Airmen assist Afghanistan evacuees onto a shuttle Monday, Aug. 23, 2021, at Al Udeid Air Base, Qatar. US Air Force photo by Senior Airman Noah D. Coger.
Round-the-clock flights continue to jet thousands of refugees from Taliban-controlled Afghanistan to safety, but shelters in Virginia and elsewhere are struggling to cope with the influx of Afghans fleeing the Taliban takeover.
A prominent Afghan American businessman, who visited two refugee sites in Annandale, Virginia, over the Aug. 21-22 weekend, told Coffee or Die Magazine that the sites were badly matched with the incoming refugees, both in facilities and culture.
“They didn’t have enough bathrooms, the beds were uncomfortable, and women and children were sleeping next to men they didn’t know — something that doesn’t work well with our culture,” Abdullah Nadi, who has worked as an adviser to the US-led coalition in Afghanistan, said.
Nadi also voiced fears about the security vetting of some of the male refugees who arrived at a temporary shelter at Northern Virginia Community College last week after being evacuated from Hamid Karzai International Airport.
“So there are probably 2% legitimate, but maybe 20% just made it to the airport, jumping in their plane, somewhere,” Nadi said in a telephone interview. “It’s not a vetting process.”
Virginia officials told Coffee or Die that the State Department had moved the refugees to other installations across the country by the morning of Sunday.
On Wednesday, State Department officials said they were rushing to improve conditions at temporary refugee sites in northern Virginia, including opening an additional facility near Dulles International Airport to “sort” Afghans faster.
“The facility has private rest areas, hygiene facilities, basic medical care, and meals,” a State Department spokesperson said in a written statement. “Local health systems are providing additional support for services unavailable at the facility.”
Refugees now linger in the DC area for less than 12 hours, with most Afghans moving to resettlement installations in half that time, according to the statement.
But that’s not true in other installations in the Middle East and Europe, where the bulk of Afghan refugees are now housed. Those include the 14 locations spread across the Middle East and Europe that are the destinations of flights leaving Kabul.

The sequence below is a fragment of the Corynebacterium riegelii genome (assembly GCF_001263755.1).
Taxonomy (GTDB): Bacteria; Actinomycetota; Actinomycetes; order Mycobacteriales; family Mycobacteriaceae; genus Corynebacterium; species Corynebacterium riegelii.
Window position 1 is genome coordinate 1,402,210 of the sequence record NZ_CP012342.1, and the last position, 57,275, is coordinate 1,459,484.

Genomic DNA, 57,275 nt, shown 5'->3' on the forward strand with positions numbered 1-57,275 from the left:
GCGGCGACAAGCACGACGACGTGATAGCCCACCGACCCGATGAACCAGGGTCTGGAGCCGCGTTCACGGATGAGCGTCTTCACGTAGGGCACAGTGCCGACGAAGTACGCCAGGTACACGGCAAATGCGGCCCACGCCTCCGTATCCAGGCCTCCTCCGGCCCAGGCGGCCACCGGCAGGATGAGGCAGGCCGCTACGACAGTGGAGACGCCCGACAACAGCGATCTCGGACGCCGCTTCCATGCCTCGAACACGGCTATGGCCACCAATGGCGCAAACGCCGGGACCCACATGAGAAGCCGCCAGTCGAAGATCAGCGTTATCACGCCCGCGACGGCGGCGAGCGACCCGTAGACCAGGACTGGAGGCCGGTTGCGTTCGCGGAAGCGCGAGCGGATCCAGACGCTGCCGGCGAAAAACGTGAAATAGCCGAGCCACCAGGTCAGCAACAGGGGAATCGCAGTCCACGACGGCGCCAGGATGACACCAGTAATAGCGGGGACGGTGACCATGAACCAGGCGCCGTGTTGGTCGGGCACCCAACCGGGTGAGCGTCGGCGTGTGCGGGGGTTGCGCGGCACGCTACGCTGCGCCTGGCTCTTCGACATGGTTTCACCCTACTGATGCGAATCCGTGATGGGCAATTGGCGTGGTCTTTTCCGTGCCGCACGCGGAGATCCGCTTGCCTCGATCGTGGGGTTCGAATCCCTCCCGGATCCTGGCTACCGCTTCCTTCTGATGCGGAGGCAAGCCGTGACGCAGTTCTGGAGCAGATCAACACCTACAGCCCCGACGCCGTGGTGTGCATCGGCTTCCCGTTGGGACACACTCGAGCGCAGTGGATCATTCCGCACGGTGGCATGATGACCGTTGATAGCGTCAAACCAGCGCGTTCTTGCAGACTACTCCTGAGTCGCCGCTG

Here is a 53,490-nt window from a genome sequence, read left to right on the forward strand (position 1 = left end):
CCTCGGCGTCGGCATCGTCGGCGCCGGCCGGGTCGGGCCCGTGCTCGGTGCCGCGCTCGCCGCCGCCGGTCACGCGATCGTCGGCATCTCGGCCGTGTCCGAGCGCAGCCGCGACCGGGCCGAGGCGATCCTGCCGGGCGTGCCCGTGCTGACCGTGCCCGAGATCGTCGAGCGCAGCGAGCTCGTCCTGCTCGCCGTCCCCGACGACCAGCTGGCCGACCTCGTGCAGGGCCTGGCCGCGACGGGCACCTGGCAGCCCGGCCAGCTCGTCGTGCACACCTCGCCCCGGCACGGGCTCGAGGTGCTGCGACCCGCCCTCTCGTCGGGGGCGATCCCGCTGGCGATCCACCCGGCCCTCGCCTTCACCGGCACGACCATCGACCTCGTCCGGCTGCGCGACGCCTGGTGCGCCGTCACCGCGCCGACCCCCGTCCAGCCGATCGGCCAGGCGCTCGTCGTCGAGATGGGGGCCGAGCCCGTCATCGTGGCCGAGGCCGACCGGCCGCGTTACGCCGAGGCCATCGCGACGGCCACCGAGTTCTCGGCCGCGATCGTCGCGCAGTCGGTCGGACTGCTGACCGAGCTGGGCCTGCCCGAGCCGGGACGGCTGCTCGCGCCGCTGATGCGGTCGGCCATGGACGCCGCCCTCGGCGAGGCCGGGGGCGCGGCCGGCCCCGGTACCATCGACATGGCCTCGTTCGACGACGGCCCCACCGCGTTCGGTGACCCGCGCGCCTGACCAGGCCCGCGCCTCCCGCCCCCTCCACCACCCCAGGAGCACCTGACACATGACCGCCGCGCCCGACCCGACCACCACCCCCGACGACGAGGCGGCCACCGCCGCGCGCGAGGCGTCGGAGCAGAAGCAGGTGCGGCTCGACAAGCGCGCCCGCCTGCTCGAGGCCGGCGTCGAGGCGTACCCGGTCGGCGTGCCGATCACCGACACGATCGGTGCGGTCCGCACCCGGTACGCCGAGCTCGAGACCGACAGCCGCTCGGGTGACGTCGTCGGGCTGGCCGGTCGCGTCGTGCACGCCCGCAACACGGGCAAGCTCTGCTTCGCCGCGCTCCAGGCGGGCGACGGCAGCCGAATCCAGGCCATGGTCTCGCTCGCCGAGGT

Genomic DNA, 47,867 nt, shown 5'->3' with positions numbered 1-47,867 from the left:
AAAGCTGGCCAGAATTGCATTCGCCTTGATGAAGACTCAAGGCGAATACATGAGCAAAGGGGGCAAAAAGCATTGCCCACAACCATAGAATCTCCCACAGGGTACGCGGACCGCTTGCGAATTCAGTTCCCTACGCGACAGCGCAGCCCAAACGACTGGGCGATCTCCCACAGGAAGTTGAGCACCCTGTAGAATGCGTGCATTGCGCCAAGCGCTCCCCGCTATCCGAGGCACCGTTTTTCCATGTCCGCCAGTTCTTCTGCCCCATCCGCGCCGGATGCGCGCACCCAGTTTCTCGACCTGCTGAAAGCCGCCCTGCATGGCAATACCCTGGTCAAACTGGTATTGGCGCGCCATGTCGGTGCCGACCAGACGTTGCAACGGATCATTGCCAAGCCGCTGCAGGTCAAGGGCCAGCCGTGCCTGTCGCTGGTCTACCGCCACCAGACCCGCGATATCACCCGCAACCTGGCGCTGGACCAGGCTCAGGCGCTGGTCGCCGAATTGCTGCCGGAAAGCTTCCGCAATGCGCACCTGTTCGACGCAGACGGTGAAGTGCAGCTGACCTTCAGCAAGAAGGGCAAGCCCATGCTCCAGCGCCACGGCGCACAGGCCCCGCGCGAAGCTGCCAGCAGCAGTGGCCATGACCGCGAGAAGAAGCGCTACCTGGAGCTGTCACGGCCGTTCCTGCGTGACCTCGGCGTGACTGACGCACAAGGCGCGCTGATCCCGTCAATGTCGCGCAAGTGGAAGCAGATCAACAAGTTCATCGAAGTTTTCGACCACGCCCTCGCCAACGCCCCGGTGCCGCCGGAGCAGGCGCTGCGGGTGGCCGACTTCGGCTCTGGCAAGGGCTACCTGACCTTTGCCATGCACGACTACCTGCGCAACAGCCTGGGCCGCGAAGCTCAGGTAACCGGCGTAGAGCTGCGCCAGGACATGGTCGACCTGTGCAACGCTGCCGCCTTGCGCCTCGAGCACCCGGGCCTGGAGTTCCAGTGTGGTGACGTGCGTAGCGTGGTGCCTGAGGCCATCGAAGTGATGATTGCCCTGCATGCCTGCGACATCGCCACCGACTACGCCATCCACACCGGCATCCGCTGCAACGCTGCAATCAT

In a separate statement to Coffee or Die, State Department officials conceded that diplomatic and military crews were scrambling to stand up multiple “transit points” overseas to better “alleviate bottlenecks while undertaking security screening.”
They pointed to the Middle Eastern country of Qatar, where US officials have processed 20,000 refugees and “hundreds of US citizens” before jetting them to the United States, Germany, and Italy for further screening.
Many of the refugees are leaving on commercial planes provided by Qatar Airways, helping US officials speed the departures, with evacuees now lodged in Doha for only a “few days.”
“We are working closely to improve conditions on the ground in Qatar, such as bringing in air-conditioning units, improving sanitation, expanding accommodations, increasing supplies,” according to the statement.
And the wave of refugees hasn’t crested yet.
Pentagon officials reported 37 US Air Force C-17s and five C-130 aircraft evacuated 19,000 people Wednesday from Kabul’s airport, with an average of one flight every 39 minutes.
During a Wednesday briefing with Pentagon reporters, Air Force Gen. Tod D. Wolters, the commander of all US forces in Europe, predicted the massive airlift would “plateau” over the next 48 hours, with jets cleared to land around the clock at eight sites in Germany, Spain, Italy, and Kosovo.
Wolters told the reporters that operations had gone smoothly, with no security incidents and few medical problems.
Of the more than 7,000 refugees flown to Germany’s Ramstein Air Base, fewer than 25 required extra medical care, he said.
In his afternoon briefing with reporters, Secretary of State Antony Blinken focused on the far smaller number of Americans trying to flee Afghanistan.
Blinken estimated that about 6,000 American civilians were trapped in Afghanistan when Taliban forces overran Kabul. He said 4,500 had been evacuated over the past 10 days, and state officials were “aggressively reaching out” to rescue the rest.
The White House wants to halt the airlift on Aug. 31, capping two decades of war in Afghanistan.
But Blinken assured reporters that there was “no deadline” for repatriating Americans and their Afghan helpers after the end of the month.
Carl Prine is a former senior editor at Coffee or Die Magazine. He has worked at Navy Times, The San Diego Union-Tribune, and Pittsburgh Tribune-Review. He served in the Marine Corps and the Pennsylvania Army National Guard. His awards include the Joseph Galloway Award for Distinguished Reporting on the military, a first prize from Investigative Reporters & Editors, and the Combat Infantryman Badge.
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